The Golitsyns and a Persian merchant lived here: how facades of the ‘house with mezzanines’ at Staraya Basmannaya street will be restored

September 13

Facades of the old house with mezzanines in the Basmanny District will be put in order. It is a long time that they are in need of restoration. The house is a cultural heritage site of federal significance. Therefore, all work will take place under supervision of Moscow Department of Cultural Heritage. The department has already approved the restoration project.

“The historical facades were unique; their decoration always attracted the attention of Muscovites. However, time did not spare the building appearance and now it needs restoration. Cracks are visible on the walls, plaster is deformed, there are chips, wet areas, defects and potholes. The restorers will pay special attention to reconstruction of the stucco decoration, the facades will return their historical appearance of the second half of the 19th century,” commented Alexei Yemelyanov, head of the Department of Cultural Heritage.

According to him, specialists will have to eliminate all defects, patch up cracks and chips, restore all surfaces using original materials and cover them with protective compounds. Historical and cultural research was carried out in the course of the restoration project development. It helped establish the original appearance of those elements. For example, the main entrance will be restored; in addition, the previously filled in auxiliary entrance to the building will be reopened. Also, the porch, stairs and roof will be repaired, new wooden window frames and doors will be installed, engineering systems will be repaired and partially replaced, and waterproofing will be restored. Flooring will be changed and walls will be repaired in some rooms.

The house with mezzanines at Staraya Basmannaya street is known since the 18th century. At first it belonged to Ivan Rybinsky, a first guild merchant. And then he was sold it to Prince Peter Golitsyn and his son Mikhail. It was then that the building became a part of the nobleman city manor house.

The slightly reconstructed two-story stone building along with the Golitsyn manor house ensemble, was included in the "Architectural Albums" issued by Matvey Kazakov. Drawings of the Moscow best buildings were collected there.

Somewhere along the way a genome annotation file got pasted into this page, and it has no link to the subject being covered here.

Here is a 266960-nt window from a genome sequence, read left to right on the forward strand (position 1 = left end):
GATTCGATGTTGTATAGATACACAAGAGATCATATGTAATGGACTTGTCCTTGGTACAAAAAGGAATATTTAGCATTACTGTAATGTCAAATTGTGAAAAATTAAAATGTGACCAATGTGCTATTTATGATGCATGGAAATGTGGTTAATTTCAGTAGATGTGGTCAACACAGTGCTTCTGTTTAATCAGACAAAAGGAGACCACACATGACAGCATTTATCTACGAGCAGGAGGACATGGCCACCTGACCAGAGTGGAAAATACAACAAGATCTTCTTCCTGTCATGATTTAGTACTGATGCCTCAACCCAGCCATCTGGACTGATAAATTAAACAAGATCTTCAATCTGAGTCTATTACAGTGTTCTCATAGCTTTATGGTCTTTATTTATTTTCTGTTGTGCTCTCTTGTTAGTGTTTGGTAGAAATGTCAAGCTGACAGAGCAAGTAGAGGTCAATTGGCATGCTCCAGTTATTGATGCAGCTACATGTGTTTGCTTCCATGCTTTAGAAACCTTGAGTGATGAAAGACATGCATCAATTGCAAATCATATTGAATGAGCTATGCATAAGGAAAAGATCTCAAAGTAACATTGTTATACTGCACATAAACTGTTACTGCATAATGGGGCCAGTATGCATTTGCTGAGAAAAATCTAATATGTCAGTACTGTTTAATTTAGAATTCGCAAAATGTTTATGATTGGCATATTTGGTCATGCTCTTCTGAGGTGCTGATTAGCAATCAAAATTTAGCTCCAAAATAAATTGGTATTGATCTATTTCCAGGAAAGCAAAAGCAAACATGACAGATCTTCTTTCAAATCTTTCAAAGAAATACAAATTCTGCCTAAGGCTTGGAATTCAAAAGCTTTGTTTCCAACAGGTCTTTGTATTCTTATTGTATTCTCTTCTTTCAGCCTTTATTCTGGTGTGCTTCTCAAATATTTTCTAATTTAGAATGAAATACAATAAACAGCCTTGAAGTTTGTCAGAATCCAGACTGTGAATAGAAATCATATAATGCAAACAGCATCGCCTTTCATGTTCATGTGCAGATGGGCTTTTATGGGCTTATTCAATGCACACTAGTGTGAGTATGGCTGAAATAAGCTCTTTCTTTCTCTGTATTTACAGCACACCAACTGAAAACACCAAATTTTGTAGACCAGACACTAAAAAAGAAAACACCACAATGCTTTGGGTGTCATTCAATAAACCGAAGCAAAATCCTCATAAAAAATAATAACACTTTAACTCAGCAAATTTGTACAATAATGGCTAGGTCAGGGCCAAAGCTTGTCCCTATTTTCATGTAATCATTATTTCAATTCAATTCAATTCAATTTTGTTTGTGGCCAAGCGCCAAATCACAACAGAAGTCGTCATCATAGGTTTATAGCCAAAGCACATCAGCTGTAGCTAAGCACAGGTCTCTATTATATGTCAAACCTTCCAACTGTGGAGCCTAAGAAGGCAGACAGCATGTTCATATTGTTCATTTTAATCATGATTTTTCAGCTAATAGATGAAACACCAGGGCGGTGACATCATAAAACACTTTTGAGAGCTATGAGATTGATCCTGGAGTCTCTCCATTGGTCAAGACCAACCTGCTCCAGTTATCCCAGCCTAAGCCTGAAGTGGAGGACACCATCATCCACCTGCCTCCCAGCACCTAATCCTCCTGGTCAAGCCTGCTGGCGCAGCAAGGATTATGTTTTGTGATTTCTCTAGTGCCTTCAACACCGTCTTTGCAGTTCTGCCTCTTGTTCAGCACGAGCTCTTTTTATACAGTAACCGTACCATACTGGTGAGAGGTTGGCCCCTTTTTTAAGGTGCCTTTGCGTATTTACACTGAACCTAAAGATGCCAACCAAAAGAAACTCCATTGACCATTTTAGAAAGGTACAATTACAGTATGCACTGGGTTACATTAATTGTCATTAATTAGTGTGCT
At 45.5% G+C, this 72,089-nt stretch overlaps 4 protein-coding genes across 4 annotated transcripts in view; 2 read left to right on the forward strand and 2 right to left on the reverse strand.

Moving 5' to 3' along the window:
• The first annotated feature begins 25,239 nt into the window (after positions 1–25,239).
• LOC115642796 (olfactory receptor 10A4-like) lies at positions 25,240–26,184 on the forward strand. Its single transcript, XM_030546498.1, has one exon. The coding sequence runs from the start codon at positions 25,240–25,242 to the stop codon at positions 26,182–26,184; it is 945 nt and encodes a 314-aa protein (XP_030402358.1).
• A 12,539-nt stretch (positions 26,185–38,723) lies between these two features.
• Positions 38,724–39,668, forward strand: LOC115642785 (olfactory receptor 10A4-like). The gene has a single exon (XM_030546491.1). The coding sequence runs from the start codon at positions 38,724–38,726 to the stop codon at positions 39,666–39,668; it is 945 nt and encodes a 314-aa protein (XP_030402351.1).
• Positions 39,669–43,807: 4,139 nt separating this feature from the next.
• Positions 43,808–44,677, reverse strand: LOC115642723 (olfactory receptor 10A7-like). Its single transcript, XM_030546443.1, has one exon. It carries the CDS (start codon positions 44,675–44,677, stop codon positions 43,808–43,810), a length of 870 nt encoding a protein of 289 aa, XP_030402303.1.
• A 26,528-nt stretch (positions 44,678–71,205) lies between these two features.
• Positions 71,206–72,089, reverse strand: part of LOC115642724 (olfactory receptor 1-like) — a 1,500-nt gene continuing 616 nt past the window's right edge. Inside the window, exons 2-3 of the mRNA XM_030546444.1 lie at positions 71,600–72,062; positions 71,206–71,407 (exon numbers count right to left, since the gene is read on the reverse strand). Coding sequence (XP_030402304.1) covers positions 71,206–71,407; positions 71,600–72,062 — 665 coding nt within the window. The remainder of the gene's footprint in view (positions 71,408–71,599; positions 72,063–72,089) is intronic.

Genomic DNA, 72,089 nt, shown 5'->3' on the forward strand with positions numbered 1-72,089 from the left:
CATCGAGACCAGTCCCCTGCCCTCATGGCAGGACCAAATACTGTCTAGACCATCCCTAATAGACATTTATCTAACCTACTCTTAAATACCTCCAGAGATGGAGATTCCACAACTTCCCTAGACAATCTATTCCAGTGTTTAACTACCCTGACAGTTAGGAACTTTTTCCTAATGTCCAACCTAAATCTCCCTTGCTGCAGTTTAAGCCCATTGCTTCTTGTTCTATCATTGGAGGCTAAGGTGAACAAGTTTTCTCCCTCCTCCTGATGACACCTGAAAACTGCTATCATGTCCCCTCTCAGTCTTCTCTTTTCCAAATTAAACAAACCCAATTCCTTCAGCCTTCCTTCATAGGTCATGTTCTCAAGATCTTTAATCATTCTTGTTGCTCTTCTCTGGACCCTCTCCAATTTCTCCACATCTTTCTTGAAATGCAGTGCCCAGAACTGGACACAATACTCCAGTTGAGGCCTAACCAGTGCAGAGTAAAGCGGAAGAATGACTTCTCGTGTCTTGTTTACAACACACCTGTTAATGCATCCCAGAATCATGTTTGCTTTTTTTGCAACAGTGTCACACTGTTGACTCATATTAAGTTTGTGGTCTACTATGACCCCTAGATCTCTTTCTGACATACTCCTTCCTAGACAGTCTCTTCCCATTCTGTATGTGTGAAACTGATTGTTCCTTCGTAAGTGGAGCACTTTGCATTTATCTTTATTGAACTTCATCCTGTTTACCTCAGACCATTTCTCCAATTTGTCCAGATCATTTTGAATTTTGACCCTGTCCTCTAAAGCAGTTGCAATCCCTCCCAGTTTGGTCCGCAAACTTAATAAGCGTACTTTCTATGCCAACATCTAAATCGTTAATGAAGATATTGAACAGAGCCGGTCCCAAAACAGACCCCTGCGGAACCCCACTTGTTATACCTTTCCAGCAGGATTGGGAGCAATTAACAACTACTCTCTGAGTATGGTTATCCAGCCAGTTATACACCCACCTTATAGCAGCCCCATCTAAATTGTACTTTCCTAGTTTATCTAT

Photo by Maxim Denisov,

Later, the manor house changed owners several times. It was acquired by Persian subject Aji-Mamed Usein agha Aminezarba in 1901. In 1902, a five-story apartment building designed by architect Vasily Shaub was built close to the house with mezzanine.

Aminezarba was a cotton, oil and silk trader, but decided to expand his business in Moscow and build a tenement house with warehouses. He rented out apartments in his houses, used a part of the storage space himself, and rented out another part of it.

In 1917, the house was redeveloped. In Soviet times it housed communal flats, and in the 1960s it was redeveloped for office premises.

The "Science and Life" magazine published an article in 1968 about Staraya Basmannaya street development (at that time — Karl Marx Street) where the residential house with mezzanine was named the Vassily III traveling palace. It was dated 16th century, and the superstructure — 17th century. Despite the fact that there is no documentary confirmation of this hypothesis, different sources name the building this way until now.

In 1986, the building was handed over to the RSFSR (Russian Soviet Federative Socialist Republic) Ministry of Education to accommodate the teaching and methodological office for higher and secondary pedagogical education. Development of a project for the building restoration and adaptation to new functions started the same year. Works began in 1991, but very soon the restoration was stopped due to lack of funding. The building wasn’t used for 10 years. The restoration was carried out only in the early 2000s.


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